“The real problem is there’s no place for people to go. Caltrans has to come to grips with this,” said Osha Neumann, an attorney for the East Bay Community Law Center. “They have to deal with this in a rational way, just like they do with earthquakes. This is a man-made disaster.”
In the News
This time last year, EBCLC advocate Vinuta Naik was fielding frequent phone calls from clients whose path to gainful employment had hit a deeply unfair dead end.
Alameda County Public Defender Brendon Woods, the East Bay Community Law Center, the Ella Baker Center for Human Rights and other groups told the board that the fees should be eliminated because they create a long-term financial burden for low-income people who already served time for their crimes but then have problems turning their lives around.
FOR IMMEDIATE RELEASE: Alameda County Will Vote to End Assessment of and Discharge $26 Million in Adult Fees
Newly-formed Debt Free Justice California coalition calls on the Alameda County Board of Supervisors to put an end to this form of county-sanctioned wealth extraction and bring about “Debt-Free Justice” for communities.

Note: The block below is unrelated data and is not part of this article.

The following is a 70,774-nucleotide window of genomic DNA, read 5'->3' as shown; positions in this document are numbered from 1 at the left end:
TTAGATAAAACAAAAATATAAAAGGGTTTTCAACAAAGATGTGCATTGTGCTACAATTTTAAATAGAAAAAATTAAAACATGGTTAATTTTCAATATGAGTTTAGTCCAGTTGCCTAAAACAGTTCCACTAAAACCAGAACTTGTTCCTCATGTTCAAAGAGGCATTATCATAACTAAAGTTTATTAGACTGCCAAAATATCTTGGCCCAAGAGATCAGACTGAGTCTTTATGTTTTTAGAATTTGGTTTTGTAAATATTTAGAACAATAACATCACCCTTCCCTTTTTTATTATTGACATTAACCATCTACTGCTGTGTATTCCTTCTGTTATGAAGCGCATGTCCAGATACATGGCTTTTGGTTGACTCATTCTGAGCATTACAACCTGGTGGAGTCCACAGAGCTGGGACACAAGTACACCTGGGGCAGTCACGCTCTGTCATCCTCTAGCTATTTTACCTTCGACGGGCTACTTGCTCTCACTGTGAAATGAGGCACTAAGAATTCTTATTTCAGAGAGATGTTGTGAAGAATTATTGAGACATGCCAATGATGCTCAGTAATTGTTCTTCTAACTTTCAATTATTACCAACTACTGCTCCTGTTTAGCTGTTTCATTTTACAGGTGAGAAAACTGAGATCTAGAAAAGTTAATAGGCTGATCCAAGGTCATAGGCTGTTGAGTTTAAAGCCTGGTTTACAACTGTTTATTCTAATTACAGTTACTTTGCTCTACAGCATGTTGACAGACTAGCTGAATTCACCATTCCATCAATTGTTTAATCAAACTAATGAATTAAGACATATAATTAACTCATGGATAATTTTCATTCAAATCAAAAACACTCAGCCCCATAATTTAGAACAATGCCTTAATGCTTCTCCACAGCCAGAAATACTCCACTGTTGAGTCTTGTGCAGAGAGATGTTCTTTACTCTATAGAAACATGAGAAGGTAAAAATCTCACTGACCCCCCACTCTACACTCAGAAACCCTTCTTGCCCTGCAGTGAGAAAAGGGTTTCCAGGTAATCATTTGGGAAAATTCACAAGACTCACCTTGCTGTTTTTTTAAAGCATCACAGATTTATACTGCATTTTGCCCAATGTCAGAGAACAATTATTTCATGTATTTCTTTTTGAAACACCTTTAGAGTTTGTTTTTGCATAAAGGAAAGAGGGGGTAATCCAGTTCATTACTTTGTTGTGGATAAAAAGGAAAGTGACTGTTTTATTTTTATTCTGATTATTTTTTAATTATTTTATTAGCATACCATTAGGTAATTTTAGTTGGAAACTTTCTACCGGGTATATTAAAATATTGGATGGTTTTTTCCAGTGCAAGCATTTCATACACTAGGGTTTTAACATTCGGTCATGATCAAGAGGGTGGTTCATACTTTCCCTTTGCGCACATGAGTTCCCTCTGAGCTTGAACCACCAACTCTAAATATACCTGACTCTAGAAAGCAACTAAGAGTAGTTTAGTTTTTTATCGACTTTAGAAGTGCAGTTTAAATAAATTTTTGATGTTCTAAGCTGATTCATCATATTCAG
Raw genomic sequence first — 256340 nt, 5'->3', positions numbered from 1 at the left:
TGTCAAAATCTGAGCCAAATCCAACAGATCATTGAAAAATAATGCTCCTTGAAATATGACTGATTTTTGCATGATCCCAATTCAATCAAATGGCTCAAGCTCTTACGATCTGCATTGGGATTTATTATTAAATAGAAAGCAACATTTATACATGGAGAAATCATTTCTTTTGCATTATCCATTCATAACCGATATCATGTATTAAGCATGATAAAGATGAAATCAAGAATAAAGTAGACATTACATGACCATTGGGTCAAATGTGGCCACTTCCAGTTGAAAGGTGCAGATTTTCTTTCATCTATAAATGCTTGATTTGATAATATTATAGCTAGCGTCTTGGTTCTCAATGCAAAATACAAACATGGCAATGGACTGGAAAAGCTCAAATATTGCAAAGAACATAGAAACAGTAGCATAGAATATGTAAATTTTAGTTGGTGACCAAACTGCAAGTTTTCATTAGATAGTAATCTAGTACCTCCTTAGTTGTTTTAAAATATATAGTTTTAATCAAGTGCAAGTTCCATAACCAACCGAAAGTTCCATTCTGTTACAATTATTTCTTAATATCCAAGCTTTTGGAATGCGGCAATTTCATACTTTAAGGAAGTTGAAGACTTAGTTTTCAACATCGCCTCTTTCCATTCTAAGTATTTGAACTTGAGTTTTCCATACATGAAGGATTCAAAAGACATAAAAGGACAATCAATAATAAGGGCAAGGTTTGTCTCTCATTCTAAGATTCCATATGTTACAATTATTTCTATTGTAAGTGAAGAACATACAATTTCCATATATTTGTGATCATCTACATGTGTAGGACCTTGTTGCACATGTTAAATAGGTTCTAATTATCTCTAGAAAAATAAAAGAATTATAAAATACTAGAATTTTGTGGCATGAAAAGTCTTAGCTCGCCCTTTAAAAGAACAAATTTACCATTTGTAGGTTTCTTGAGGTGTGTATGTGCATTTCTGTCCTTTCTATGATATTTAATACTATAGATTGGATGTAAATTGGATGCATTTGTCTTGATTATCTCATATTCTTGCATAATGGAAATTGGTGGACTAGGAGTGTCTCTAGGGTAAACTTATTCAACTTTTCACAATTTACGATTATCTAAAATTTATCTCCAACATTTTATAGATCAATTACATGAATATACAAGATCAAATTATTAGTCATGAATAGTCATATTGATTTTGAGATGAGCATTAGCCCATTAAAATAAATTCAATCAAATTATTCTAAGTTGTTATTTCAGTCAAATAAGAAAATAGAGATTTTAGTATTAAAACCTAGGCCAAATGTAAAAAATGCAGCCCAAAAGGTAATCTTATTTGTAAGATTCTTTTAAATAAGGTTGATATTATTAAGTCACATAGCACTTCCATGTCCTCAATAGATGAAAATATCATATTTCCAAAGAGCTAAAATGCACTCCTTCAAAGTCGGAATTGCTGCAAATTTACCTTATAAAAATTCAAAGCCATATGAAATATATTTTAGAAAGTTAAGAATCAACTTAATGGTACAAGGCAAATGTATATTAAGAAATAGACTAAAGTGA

Urban Habitat and the East Bay Community Law Center have released a new report, Rooted in Home: Community-Based Alternatives to the Bay Area Housing Crisis, which highlights examples of responses and long-term solutions to the housing crisis—rooted in permanent affordability and democratic community control.
Listen to Jhumpa Bhattacharya, Brandon Greene and Noe Gudiño discuss the impacts of administrative criminal justice fees and fines on formerly incarcerated individuals as they try to move on with their lives after serving time.
On November 2nd, 2018, EBCLC celebrated our thirtieth anniversary milestone by honoring the community partners who strive to advance justice with us every day.
Berkeley Law’s East Bay Community Law Center, working with four other organizations, brought the litigation on behalf of plaintiffs Darren Mathieu and Edward Jackson. It asserts that the Oakland Housing Authority ordinance is unconstitutional, and that the OHA Police Department has used it to hassle and intimidate public housing residents through racially discriminatory enforcement practices.
The 61 year old Ross represents just one of 60 households that have been helped so far by a program launched just ten days ago, a partnership that includes Catholic Charities, the East Bay Community Law Center, the San Francisco Foundation, Bay Area Community Services, and the City of Oakland.
A coalition including the Lawyers’ Committee for Civil Rights of the San Francisco Bay Area, the ACLU Foundation of Northern California, East Bay Community Law Center, the Ella Baker Center for Human Rights, and King & Spalding LLP, is supporting Mathieu and former Lockwood resident Edward Jackson as they challenge the constitutionality of the Oakland Public Housing loitering ordinance.